Fat Girl on a Bike

First post by new occasional guest blogger and generally awesome woman Andrea Parrish–Spokane-based co-owner of Savor Sweets and Hydra Creations, photographer, and all-around netgeek.

Bikers

What I generally think when I hear the phrase “bike commuter.” Photo taken in Portland by me.

The image of a bike commuter, especially one with true bike style, is often one of a lithe woman wearing incredibly cute clothes, pedaling easily with cute Po Campo panniers. When I say I am a bike commuter, this is the image I like to think people have. The reality for me, however, is very different, but it is one that I do my best to accept with open arms. I am a fat girl on a bike.

Let me be clear. I don’t consider the term “fat” to be a derogatory term in this context; it is descriptive. I am 6’4″ tall, wear a dress size 28, and at last weigh-in I was at 375 pounds (down 25 pounds from the heaviest I’ve ever been). And I commute by bike.

Biking at this size comes with a variety of interesting challenges, admittedly. I had to send my bike in to the company to be repaired because the metal that holds the seat post ripped in half a few years ago. I’ve had to get my back tire rim replaced, because I kept popping spokes on the pothole-filled streets of Spokane. The internal hub that holds my breaks needs to be re-packed at least once a season. Clothes that easily go pedal-to-office are, at best, difficult to find.

Even with all of that, though, I absolutely adore biking. The feeling of freedom, the sense of accomplishment, and even the stares I get as I pedal by. I am a fat girl on a bike, and I love it. Biking allows me the chance to get in a workout in the time I would normally spend driving. Biking gives me the impetus to pay closer attention to my health. Biking is the one thing that is easy to fit into my (sometimes far too busy) schedule.

Biking Shadows

What I see when I am bike commuting. A bit of a difference.

There are a few things I have learned that make biking easier, no matter how large or small you may be. First of all, leggings, tights and a cotton camisole will become your best friends. Skirts are amazing to bike in, but only with leggings to provide some coverage and comfort. A good camisole can also serve as your base layer. If you are like me and have to switch shirts when you get to work, because biking more than a mile or two means you will sweat, no matter how hard you try not to. A good cotton camisole means you can change shirts easily, no cramped bathroom or private office required.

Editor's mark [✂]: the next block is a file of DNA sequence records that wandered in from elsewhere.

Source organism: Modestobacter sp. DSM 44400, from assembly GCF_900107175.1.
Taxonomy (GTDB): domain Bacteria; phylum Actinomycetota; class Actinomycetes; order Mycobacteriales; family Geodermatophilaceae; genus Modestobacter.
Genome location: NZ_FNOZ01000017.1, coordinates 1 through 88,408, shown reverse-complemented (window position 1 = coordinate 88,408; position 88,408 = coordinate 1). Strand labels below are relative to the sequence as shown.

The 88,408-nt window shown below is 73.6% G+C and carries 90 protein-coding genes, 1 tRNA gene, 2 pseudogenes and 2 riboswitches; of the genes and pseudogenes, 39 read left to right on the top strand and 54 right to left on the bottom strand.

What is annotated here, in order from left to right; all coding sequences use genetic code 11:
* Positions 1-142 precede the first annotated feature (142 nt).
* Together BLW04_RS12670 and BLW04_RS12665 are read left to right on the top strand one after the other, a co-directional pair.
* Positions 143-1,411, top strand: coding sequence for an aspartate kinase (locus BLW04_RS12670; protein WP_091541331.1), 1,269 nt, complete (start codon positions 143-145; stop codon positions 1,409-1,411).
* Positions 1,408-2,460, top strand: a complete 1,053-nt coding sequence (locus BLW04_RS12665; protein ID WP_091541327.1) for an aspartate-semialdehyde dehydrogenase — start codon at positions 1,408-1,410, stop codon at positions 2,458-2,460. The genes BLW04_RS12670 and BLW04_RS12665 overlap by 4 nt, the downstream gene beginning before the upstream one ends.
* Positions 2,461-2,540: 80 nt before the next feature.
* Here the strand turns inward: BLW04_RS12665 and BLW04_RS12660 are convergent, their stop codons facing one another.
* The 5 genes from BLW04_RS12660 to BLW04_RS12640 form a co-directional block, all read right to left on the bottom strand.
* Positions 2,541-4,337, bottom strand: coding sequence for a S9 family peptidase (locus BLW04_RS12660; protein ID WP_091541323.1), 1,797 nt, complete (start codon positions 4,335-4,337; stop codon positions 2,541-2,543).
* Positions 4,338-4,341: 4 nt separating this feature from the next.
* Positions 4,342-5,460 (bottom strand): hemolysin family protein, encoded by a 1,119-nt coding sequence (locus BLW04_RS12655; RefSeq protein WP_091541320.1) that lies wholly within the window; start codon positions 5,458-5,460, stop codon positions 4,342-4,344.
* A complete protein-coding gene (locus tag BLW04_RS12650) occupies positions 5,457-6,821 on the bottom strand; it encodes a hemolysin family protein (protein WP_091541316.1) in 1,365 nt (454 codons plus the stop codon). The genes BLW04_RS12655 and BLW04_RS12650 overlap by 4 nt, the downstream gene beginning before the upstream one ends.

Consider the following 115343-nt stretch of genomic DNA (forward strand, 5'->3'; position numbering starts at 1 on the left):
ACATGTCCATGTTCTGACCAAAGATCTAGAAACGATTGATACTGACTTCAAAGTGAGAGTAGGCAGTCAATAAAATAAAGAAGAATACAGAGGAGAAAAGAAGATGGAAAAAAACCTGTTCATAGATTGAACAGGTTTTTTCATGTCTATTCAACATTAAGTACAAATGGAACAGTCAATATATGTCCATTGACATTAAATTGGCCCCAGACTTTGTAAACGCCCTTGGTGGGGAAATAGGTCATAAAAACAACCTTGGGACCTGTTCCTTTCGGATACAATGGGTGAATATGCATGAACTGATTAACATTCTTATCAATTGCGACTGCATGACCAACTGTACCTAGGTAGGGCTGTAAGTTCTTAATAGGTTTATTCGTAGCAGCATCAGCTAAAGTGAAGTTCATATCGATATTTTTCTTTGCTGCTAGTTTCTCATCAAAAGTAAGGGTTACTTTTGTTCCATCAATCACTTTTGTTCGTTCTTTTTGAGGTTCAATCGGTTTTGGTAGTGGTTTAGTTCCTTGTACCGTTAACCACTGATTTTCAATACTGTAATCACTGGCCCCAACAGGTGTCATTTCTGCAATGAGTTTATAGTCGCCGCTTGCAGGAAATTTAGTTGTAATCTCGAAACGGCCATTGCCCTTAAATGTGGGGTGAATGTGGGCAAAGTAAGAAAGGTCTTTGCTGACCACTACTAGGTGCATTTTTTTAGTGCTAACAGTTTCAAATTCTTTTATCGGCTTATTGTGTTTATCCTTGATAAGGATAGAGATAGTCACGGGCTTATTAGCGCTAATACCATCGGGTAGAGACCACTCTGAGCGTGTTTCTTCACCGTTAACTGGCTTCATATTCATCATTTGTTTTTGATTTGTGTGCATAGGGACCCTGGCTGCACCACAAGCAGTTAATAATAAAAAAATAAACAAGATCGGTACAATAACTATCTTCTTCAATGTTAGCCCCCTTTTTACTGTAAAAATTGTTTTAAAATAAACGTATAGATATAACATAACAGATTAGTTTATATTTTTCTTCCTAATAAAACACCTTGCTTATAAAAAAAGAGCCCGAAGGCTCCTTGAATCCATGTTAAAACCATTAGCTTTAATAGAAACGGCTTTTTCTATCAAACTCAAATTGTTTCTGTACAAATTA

Second, a good local bike shop is absolutely invaluable. I ride a Kona AfricaBike, which is a three-speed cruiser bike with a basket, a step-through frame, and a covered chain. Over the years, I have ended up replacing the rim, adding a back rack, adding panniers, and switching out the bike seat. Two local bike shops have helped me get the bike adjusted, sized, and repaired time and time again. They never flinch when I bring in my bike with the latest weird problem, they just do their best to fix it. I’ve never once had a local bike shop make me feel “fat.”

Bike Style has no size. Being a fat girl and a bike commuter at the same time means that I face some interesting challenges, but those challenges are worth solving.

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6 Comments to “Fat Girl on a Bike”

  1. I just wanted to say that as the person who got me back on my bike in the first place and is more then willing to “talk shop” about it with me when I have problems, you are a complete inspiration to me and a cycling superhero in my eyes Andrea.

    (Also, I biked in a skirt for the first time today and you were right, it was not nearly as horrifying as I had the mental image that it was going to be.)

  2. I too am a large woman on a bike,.I weight 226 pounds,. Actually I am in a race on Saturday and w ill be racing against someone who is 100 pounds and another woman about 160. Of course the race is a lot of uphill…. these hips do not want to go up hill! LOL!. I am really racing against myself and going to race against my old self-limiting beliefs when I was 356 pounds. If you want the back story you can go to http://www.cece-steppingbeyond.blogspot.com

  3. Rock on, Andrea! I find it hard not to be self-conscious when I’m surrounded by straight-sized cyclists, but my heart leaps with joy whenever I see another woman who looks like me out on her bike. Thank you for making your voice heard, and thank you Barb for giving Andrea a sounding board.

  4. I came in third in the time trial. First place weighed in at 105 pounds….and beat me by 20 minutes…..2nd place weighed 180 and beat me by 8 minutes…then there was me! I had a difficult but rewarding day on the bike. Wish these races had “athena women” categories too! To see the back story, you can go here. http://www.cece-steppingbeyond.blogspot.com

  5. Great post Andrea! I’m so glad to see you’re doing so well — you go, girl!!

  6. Thanks for posting this! Biking truly is a sport for all sizes and that’s a message that needs to get out there more often.

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